No, not every one of these issue concerns every single one of us. But enough of them affect enough of us that we’ve been able to organize. No, we don’t all agree on the best way to reach our goals, or even what our goals should be. Having a movement doesn’t mean marching in lockstep. It doesn’t mean every single one of us agrees on every single thing, or indeed on anything at all (other than “people of the same gender sure are hot!”). It means enough of us agree about enough things, enough of us share enough of the same goals, enough of us share enough common experiences — so we’ve been able to organize.

Technically, the only thing gay men and lesbians and bisexuals all have in common is that we’re attracted to people of the same gender. And if we’d decided that we couldn’t build a movement around that, we’d be in the crapper. Forget about same-sex marriage and employment non-discrimination — we’d still be getting put in mental hospitals, getting our bars shut down by the police, getting arrested for just looking too gay. We haven’t just built a movement — we’ve built an extremely powerful movement, one that radically improved our lives and has had a significant impact on society at large.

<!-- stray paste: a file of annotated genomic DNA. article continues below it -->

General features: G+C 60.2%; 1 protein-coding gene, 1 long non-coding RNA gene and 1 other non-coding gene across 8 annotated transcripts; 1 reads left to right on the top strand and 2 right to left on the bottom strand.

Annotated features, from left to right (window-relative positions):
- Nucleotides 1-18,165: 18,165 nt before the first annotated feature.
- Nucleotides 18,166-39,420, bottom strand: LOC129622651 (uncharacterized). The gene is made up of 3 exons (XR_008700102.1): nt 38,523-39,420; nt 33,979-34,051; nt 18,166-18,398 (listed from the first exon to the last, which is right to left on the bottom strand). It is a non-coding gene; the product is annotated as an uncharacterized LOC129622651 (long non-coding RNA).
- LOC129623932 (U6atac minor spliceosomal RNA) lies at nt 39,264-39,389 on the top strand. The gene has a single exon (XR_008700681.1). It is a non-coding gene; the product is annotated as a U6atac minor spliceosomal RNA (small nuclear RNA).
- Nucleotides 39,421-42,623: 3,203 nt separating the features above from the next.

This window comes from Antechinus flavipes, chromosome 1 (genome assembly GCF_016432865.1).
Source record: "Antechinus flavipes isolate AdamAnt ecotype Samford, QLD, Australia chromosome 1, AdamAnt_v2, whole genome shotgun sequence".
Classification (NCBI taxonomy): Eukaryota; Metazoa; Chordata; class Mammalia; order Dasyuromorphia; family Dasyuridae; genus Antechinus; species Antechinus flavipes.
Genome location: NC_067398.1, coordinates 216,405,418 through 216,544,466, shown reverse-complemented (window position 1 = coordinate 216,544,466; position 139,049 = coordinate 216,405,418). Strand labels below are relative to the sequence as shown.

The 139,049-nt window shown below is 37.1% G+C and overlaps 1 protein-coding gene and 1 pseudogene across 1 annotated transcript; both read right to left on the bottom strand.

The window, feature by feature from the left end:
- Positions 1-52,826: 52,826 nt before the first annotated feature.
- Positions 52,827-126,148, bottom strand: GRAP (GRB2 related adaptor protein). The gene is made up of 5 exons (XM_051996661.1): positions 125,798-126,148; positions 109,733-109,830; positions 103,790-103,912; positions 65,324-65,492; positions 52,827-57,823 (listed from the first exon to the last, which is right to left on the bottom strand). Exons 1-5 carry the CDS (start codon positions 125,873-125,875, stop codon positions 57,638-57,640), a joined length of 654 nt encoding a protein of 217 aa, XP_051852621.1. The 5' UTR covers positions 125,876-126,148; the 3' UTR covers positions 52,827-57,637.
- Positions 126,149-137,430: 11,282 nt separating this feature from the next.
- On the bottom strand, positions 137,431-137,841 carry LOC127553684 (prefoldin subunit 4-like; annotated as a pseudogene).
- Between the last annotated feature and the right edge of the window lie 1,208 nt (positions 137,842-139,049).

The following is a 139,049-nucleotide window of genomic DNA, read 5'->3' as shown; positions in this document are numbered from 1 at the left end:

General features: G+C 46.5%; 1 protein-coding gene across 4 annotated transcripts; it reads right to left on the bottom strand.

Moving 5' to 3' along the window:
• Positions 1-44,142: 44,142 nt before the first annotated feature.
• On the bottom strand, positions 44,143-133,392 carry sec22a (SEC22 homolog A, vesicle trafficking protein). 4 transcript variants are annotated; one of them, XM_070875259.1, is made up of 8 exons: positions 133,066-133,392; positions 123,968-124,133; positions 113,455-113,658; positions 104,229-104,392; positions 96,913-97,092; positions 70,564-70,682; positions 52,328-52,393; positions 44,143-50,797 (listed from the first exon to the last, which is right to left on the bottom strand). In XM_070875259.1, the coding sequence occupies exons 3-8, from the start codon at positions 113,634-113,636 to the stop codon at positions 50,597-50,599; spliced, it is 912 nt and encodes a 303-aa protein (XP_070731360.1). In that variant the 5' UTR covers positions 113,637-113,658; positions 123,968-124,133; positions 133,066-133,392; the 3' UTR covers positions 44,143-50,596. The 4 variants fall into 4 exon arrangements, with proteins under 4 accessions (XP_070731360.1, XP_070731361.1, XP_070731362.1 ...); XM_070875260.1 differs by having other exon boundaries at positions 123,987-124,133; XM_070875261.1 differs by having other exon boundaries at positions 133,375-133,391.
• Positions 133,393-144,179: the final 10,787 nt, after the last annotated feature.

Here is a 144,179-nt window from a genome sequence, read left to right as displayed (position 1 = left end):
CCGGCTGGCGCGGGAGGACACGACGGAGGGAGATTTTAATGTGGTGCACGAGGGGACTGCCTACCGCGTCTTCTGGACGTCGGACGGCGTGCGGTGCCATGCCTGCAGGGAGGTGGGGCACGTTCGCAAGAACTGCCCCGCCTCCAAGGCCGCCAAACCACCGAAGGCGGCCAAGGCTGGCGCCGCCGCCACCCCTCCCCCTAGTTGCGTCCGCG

Now. Translate, please, to atheists.

Is there any reason LGB people can organize, but atheists can’t? Is there some reason that “same-gender attraction” can be an effective locus for community and political organizing — but “not believing in gods” can’t be?

Foundation Beyond Belief logoYes, Virginia, there is an atheist movement. It’s a flatly ridiculous denial of reality to say that there isn’t one, or that there can’t be one. There’s the Foundation Beyond Belief. The Secular Student Alliance. The American Humanist Association. The Freedom From Religion Foundation. American Atheists. Atheist Alliance International. Black Non-Believers. Hispanic American Freethinkers. Secular Woman. The United Coalition of Reason. Council of Ex-Muslims of Britain. Ex-Muslims of North America. Grief Beyond Belief. Recovering From Religion. Filipino Freethinkers. Sunday Assembly. Atheist Foundation of Australia. Kasese United Humanist Association. Pakistani Atheists and Agnostics. The Secular Therapist Project. The Clergy Project. Godless Perverts. The Center for Inquiry. The many local chapters of Center for Inquiry. 1,075 (as of this writing) atheist groups on Meetup. Many many many many more. And none of that includes atheist organizing and community-building online: Atheist Nexus,, Skepchick, the Patheos Atheist channel, Freethought Blogs, many many more.